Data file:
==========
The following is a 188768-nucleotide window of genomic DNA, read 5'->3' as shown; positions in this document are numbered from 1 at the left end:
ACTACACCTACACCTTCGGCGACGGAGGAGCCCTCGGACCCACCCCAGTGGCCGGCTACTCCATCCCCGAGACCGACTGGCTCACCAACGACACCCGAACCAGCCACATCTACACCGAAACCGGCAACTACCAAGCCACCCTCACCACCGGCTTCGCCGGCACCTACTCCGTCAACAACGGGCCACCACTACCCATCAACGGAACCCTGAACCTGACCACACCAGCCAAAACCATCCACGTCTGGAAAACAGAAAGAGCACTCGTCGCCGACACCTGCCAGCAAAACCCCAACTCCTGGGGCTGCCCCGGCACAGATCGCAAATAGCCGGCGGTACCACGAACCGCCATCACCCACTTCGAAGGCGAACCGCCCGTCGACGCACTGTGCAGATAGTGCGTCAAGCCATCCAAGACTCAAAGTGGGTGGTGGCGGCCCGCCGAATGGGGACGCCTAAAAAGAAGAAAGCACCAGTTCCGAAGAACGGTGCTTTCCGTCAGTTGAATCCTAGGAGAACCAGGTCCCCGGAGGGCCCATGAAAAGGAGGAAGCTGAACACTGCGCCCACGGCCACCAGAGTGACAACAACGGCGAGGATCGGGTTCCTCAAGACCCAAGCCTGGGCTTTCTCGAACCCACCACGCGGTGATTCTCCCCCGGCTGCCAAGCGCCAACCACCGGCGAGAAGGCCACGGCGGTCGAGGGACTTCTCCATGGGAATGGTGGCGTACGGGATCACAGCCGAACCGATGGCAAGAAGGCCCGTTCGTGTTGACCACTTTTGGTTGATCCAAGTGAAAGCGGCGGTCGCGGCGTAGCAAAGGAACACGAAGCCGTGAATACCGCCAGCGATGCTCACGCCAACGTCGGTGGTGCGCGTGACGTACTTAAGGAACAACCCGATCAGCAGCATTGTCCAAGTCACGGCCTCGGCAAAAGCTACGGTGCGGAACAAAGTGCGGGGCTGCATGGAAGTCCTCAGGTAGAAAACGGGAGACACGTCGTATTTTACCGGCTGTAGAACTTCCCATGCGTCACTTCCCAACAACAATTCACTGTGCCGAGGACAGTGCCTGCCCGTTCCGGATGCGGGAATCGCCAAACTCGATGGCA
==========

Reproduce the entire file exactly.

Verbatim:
The following is a 188768-nucleotide window of genomic DNA, read 5'->3' as shown; positions in this document are numbered from 1 at the left end:
ACTACACCTACACCTTCGGCGACGGAGGAGCCCTCGGACCCACCCCAGTGGCCGGCTACTCCATCCCCGAGACCGACTGGCTCACCAACGACACCCGAACCAGCCACATCTACACCGAAACCGGCAACTACCAAGCCACCCTCACCACCGGCTTCGCCGGCACCTACTCCGTCAACAACGGGCCACCACTACCCATCAACGGAACCCTGAACCTGACCACACCAGCCAAAACCATCCACGTCTGGAAAACAGAAAGAGCACTCGTCGCCGACACCTGCCAGCAAAACCCCAACTCCTGGGGCTGCCCCGGCACAGATCGCAAATAGCCGGCGGTACCACGAACCGCCATCACCCACTTCGAAGGCGAACCGCCCGTCGACGCACTGTGCAGATAGTGCGTCAAGCCATCCAAGACTCAAAGTGGGTGGTGGCGGCCCGCCGAATGGGGACGCCTAAAAAGAAGAAAGCACCAGTTCCGAAGAACGGTGCTTTCCGTCAGTTGAATCCTAGGAGAACCAGGTCCCCGGAGGGCCCATGAAAAGGAGGAAGCTGAACACTGCGCCCACGGCCACCAGAGTGACAACAACGGCGAGGATCGGGTTCCTCAAGACCCAAGCCTGGGCTTTCTCGAACCCACCACGCGGTGATTCTCCCCCGGCTGCCAAGCGCCAACCACCGGCGAGAAGGCCACGGCGGTCGAGGGACTTCTCCATGGGAATGGTGGCGTACGGGATCACAGCCGAACCGATGGCAAGAAGGCCCGTTCGTGTTGACCACTTTTGGTTGATCCAAGTGAAAGCGGCGGTCGCGGCGTAGCAAAGGAACACGAAGCCGTGAATACCGCCAGCGATGCTCACGCCAACGTCGGTGGTGCGCGTGACGTACTTAAGGAACAACCCGATCAGCAGCATTGTCCAAGTCACGGCCTCGGCAAAAGCTACGGTGCGGAACAAAGTGCGGGGCTGCATGGAAGTCCTCAGGTAGAAAACGGGAGACACGTCGTATTTTACCGGCTGTAGAACTTCCCATGCGTCACTTCCCAACAACAATTCACTGTGCCGAGGACAGTGCCTGCCCGTTCCGGATGCGGGAATCGCCAAACTCGATGGCA